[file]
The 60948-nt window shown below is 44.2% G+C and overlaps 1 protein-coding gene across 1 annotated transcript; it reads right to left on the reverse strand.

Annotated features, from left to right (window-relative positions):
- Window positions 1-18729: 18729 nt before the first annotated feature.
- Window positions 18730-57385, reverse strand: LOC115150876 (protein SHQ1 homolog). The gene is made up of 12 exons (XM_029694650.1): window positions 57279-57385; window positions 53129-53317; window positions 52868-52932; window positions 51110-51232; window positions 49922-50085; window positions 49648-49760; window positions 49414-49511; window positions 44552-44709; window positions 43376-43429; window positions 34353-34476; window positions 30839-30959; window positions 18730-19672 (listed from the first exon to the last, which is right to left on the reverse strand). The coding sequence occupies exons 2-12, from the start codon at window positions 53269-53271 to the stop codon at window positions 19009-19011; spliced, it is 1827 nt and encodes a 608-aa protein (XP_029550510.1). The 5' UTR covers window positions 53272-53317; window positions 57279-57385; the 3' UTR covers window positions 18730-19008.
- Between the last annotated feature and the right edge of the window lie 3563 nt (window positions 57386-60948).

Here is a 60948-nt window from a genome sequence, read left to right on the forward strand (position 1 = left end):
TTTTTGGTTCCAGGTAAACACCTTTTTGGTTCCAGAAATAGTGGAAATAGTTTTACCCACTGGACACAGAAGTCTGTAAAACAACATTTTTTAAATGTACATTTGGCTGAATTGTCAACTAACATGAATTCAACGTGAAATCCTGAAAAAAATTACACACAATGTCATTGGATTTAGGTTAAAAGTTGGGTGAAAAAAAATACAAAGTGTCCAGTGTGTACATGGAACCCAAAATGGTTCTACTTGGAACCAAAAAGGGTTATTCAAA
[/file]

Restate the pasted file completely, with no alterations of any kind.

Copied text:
The 60948-nt window shown below is 44.2% G+C and overlaps 1 protein-coding gene across 1 annotated transcript; it reads right to left on the reverse strand.

Annotated features, from left to right (window-relative positions):
- Window positions 1-18729: 18729 nt before the first annotated feature.
- Window positions 18730-57385, reverse strand: LOC115150876 (protein SHQ1 homolog). The gene is made up of 12 exons (XM_029694650.1): window positions 57279-57385; window positions 53129-53317; window positions 52868-52932; window positions 51110-51232; window positions 49922-50085; window positions 49648-49760; window positions 49414-49511; window positions 44552-44709; window positions 43376-43429; window positions 34353-34476; window positions 30839-30959; window positions 18730-19672 (listed from the first exon to the last, which is right to left on the reverse strand). The coding sequence occupies exons 2-12, from the start codon at window positions 53269-53271 to the stop codon at window positions 19009-19011; spliced, it is 1827 nt and encodes a 608-aa protein (XP_029550510.1). The 5' UTR covers window positions 53272-53317; window positions 57279-57385; the 3' UTR covers window positions 18730-19008.
- Between the last annotated feature and the right edge of the window lie 3563 nt (window positions 57386-60948).

Here is a 60948-nt window from a genome sequence, read left to right on the forward strand (position 1 = left end):
TTTTTGGTTCCAGGTAAACACCTTTTTGGTTCCAGAAATAGTGGAAATAGTTTTACCCACTGGACACAGAAGTCTGTAAAACAACATTTTTTAAATGTACATTTGGCTGAATTGTCAACTAACATGAATTCAACGTGAAATCCTGAAAAAAATTACACACAATGTCATTGGATTTAGGTTAAAAGTTGGGTGAAAAAAAATACAAAGTGTCCAGTGTGTACATGGAACCCAAAATGGTTCTACTTGGAACCAAAAAGGGTTATTCAAA